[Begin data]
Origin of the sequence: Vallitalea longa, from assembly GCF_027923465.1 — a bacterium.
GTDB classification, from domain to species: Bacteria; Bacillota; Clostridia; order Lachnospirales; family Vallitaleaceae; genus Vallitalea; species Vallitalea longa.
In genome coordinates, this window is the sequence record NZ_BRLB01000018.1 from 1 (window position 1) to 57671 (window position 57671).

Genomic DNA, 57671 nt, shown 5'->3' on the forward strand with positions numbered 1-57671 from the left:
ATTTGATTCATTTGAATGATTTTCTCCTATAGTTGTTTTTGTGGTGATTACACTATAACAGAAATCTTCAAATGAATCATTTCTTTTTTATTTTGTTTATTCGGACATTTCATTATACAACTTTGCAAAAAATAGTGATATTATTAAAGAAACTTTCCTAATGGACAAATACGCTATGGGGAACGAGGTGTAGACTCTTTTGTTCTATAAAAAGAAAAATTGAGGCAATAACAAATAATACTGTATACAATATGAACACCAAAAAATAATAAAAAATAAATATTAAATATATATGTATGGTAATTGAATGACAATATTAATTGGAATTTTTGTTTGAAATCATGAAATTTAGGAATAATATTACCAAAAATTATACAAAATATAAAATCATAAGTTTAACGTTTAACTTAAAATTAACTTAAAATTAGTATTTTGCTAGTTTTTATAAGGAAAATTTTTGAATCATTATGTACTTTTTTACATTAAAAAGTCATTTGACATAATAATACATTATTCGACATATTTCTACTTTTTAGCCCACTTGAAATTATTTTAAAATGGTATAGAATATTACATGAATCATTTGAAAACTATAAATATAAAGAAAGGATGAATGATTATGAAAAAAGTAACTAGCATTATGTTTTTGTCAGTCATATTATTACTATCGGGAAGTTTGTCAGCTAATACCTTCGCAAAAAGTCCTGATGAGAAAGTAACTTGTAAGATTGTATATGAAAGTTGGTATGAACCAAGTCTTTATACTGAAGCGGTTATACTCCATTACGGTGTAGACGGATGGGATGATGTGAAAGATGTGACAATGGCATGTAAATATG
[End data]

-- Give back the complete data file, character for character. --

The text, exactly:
Origin of the sequence: Vallitalea longa, from assembly GCF_027923465.1 — a bacterium.
GTDB classification, from domain to species: Bacteria; Bacillota; Clostridia; order Lachnospirales; family Vallitaleaceae; genus Vallitalea; species Vallitalea longa.
In genome coordinates, this window is the sequence record NZ_BRLB01000018.1 from 1 (window position 1) to 57671 (window position 57671).

Genomic DNA, 57671 nt, shown 5'->3' on the forward strand with positions numbered 1-57671 from the left:
ATTTGATTCATTTGAATGATTTTCTCCTATAGTTGTTTTTGTGGTGATTACACTATAACAGAAATCTTCAAATGAATCATTTCTTTTTTATTTTGTTTATTCGGACATTTCATTATACAACTTTGCAAAAAATAGTGATATTATTAAAGAAACTTTCCTAATGGACAAATACGCTATGGGGAACGAGGTGTAGACTCTTTTGTTCTATAAAAAGAAAAATTGAGGCAATAACAAATAATACTGTATACAATATGAACACCAAAAAATAATAAAAAATAAATATTAAATATATATGTATGGTAATTGAATGACAATATTAATTGGAATTTTTGTTTGAAATCATGAAATTTAGGAATAATATTACCAAAAATTATACAAAATATAAAATCATAAGTTTAACGTTTAACTTAAAATTAACTTAAAATTAGTATTTTGCTAGTTTTTATAAGGAAAATTTTTGAATCATTATGTACTTTTTTACATTAAAAAGTCATTTGACATAATAATACATTATTCGACATATTTCTACTTTTTAGCCCACTTGAAATTATTTTAAAATGGTATAGAATATTACATGAATCATTTGAAAACTATAAATATAAAGAAAGGATGAATGATTATGAAAAAAGTAACTAGCATTATGTTTTTGTCAGTCATATTATTACTATCGGGAAGTTTGTCAGCTAATACCTTCGCAAAAAGTCCTGATGAGAAAGTAACTTGTAAGATTGTATATGAAAGTTGGTATGAACCAAGTCTTTATACTGAAGCGGTTATACTCCATTACGGTGTAGACGGATGGGATGATGTGAAAGATGTGACAATGGCATGTAAATATG